John Giles of Promar International considers how the recent reprieve on border checks for fresh fruit and veg imported from the EU fits into wider supply challenges on the UK market
As widely reported at the end of August, the government’s final post-Brexit Border Target Operating Model (BTOM) for food products coming from the EU has finally been announced. The first stage of the UK’s new border model, originally set for October, is now delayed until January 2024.
Under the latest plans, checks on medium-risk food, animal and plant products from the EU won’t come into force until 30 April. And fresh fruit and vegetables arriving from the EU will be exempt from pre-notification requirements and UK border inspections – a change of plan celebrated by the FPC in August. The decision will prevent additional border costs of an estimated £250 million per year being incurred by the horticultural sector. A similar arrangement is expected to be announced soon for fresh produce from other non-EU suppliers. This will see a reduction in some border controls and associated bureaucracy.
Yet, to our mind, the issue of border controls, while crucially important, fits into a wider debate about the issues facing the UK market overall. This decision on the BTOM comes as a huge relief to UK importers who bring in an estimated £12 billion of fruits and vegetables per year – not just from the EU, but also from a wide range of other countries.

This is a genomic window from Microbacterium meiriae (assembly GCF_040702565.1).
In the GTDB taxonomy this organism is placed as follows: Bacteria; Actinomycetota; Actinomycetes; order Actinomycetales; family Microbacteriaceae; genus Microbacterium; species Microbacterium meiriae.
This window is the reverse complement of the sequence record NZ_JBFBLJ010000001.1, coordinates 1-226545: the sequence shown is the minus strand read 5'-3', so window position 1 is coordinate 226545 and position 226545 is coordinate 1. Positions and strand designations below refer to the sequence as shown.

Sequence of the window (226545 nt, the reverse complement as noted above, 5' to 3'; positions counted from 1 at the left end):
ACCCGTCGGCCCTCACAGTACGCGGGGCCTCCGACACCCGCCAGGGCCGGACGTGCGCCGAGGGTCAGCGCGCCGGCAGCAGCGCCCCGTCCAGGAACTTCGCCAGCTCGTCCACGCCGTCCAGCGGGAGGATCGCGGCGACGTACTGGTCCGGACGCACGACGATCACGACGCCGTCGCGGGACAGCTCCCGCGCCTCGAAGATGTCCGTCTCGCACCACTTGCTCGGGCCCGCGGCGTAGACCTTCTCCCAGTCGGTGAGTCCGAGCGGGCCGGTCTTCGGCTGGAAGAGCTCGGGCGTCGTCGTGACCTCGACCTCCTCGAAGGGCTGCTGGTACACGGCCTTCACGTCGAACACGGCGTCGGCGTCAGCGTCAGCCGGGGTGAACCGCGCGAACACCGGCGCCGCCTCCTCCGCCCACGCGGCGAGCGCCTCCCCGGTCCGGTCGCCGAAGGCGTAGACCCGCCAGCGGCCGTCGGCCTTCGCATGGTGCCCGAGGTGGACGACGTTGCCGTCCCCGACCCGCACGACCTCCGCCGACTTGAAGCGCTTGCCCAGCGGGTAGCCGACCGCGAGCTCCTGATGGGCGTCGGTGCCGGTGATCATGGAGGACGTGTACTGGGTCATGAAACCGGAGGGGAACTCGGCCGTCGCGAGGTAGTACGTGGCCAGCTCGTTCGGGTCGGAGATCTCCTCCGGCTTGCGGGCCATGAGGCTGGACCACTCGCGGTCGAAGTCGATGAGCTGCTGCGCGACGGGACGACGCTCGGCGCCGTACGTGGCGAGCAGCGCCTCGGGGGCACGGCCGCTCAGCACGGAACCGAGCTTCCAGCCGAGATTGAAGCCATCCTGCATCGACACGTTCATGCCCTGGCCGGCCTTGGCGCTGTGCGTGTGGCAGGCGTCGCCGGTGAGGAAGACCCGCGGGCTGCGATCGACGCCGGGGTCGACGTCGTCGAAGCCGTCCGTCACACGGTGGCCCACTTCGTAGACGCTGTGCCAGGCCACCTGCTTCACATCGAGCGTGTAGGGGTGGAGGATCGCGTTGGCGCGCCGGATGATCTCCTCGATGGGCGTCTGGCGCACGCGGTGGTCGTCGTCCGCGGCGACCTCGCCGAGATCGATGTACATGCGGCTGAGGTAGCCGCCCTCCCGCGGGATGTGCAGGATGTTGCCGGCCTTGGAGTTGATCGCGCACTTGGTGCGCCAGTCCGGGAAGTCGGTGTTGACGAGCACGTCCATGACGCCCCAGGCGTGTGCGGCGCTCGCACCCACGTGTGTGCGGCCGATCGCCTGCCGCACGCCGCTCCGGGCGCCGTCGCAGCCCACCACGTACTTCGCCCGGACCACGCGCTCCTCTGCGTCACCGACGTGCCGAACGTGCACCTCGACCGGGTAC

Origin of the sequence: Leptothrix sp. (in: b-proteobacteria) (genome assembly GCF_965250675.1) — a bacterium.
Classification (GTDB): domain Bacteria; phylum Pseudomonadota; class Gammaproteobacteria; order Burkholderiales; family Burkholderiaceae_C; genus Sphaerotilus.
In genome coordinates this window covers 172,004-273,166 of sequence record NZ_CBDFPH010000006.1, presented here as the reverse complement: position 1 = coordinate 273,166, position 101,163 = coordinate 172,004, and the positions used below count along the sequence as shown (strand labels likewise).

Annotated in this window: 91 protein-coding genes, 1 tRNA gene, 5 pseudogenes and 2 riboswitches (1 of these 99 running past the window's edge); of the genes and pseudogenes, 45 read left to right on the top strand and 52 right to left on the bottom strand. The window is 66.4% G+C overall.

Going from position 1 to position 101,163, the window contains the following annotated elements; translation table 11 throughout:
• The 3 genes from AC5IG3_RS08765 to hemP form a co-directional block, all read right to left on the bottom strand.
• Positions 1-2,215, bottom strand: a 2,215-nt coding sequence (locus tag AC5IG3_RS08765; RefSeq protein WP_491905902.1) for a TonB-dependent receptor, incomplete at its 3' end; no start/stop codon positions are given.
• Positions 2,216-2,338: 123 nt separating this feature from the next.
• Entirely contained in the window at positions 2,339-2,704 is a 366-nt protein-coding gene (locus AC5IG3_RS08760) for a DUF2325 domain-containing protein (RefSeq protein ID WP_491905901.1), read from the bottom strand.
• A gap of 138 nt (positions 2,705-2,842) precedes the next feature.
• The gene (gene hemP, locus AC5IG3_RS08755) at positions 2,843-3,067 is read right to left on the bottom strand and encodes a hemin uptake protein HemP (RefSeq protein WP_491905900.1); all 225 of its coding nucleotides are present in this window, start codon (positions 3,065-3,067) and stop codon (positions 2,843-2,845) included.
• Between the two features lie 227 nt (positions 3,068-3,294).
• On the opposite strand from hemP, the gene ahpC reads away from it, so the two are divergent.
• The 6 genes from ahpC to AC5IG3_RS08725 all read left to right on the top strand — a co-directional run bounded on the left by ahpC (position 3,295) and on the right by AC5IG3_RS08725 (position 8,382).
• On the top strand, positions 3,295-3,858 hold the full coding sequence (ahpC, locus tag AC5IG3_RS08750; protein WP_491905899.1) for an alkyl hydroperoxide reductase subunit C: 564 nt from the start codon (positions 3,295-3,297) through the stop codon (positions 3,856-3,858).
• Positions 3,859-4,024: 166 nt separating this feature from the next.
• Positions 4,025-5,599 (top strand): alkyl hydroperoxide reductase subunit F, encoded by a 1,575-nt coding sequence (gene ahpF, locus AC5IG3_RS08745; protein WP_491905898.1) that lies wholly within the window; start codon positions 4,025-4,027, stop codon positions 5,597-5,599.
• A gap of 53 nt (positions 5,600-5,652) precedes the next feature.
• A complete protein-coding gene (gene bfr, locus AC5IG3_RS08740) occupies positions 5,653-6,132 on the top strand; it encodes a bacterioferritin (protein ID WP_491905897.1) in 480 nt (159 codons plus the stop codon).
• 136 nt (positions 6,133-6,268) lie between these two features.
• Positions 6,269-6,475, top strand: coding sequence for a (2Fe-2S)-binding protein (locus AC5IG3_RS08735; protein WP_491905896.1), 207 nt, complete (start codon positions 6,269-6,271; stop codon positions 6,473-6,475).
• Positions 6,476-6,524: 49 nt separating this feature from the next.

The significance of this development is clear. One of the reasons stated by suppliers in Spain and Morocco earlier in the year when they were unable to supply the UK market was the issues they had encountered with so-called ‘trade friction’. Research shows that the additional transaction costs incurred as a result could be as high as eight per cent. And this comes at a time when the UK and many other countries around the world have experienced high inflationary costs and literally every penny in the supply chain counts.
In both Spain and Morocco there were other factors at play that created this situation, namely the impact of adverse weather conditions and a sense of dissatisfaction with how UK supermarkets, in particular, operate vis-à-vis prices paid for imports. So, the trade friction was not the only cause of these problems, but it certainly did not help. Resolution of this issue under the new rules, as set out by the BTOM, can only be good.
The rumbling after-effects of Brexit, Covid and the war in Ukraine have combined, however, to produce these almost unprecedented levels of food inflation. You have to have been around since the early 1970s to have seen anything like this in the past. This has impacted all areas of the food market, but fruits and vegetables have been particularly affected. In the last 12 months, the price of cucumbers has gone up by over 50 per cent, potatoes by 30 per cent, and bananas by 20 per cent.